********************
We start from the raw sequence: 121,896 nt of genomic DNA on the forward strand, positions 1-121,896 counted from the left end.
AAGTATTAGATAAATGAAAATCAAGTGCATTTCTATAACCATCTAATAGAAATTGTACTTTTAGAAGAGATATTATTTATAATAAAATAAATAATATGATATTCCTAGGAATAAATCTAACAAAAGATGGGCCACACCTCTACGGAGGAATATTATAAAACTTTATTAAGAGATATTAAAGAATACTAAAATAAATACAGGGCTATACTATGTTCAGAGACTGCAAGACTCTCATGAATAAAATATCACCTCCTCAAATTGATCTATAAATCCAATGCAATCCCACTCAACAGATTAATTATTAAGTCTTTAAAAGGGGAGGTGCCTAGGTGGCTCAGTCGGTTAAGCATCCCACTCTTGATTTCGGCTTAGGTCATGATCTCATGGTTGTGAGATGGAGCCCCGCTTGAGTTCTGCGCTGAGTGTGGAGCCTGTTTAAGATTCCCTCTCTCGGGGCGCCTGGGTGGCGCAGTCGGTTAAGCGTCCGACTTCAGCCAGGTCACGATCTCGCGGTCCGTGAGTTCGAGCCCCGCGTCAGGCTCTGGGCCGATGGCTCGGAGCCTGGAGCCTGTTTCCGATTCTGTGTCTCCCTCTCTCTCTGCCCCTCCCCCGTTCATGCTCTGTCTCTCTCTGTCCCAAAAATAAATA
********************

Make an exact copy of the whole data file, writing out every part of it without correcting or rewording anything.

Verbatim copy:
We start from the raw sequence: 121,896 nt of genomic DNA on the forward strand, positions 1-121,896 counted from the left end.
AAGTATTAGATAAATGAAAATCAAGTGCATTTCTATAACCATCTAATAGAAATTGTACTTTTAGAAGAGATATTATTTATAATAAAATAAATAATATGATATTCCTAGGAATAAATCTAACAAAAGATGGGCCACACCTCTACGGAGGAATATTATAAAACTTTATTAAGAGATATTAAAGAATACTAAAATAAATACAGGGCTATACTATGTTCAGAGACTGCAAGACTCTCATGAATAAAATATCACCTCCTCAAATTGATCTATAAATCCAATGCAATCCCACTCAACAGATTAATTATTAAGTCTTTAAAAGGGGAGGTGCCTAGGTGGCTCAGTCGGTTAAGCATCCCACTCTTGATTTCGGCTTAGGTCATGATCTCATGGTTGTGAGATGGAGCCCCGCTTGAGTTCTGCGCTGAGTGTGGAGCCTGTTTAAGATTCCCTCTCTCGGGGCGCCTGGGTGGCGCAGTCGGTTAAGCGTCCGACTTCAGCCAGGTCACGATCTCGCGGTCCGTGAGTTCGAGCCCCGCGTCAGGCTCTGGGCCGATGGCTCGGAGCCTGGAGCCTGTTTCCGATTCTGTGTCTCCCTCTCTCTCTGCCCCTCCCCCGTTCATGCTCTGTCTCTCTCTGTCCCAAAAATAAATA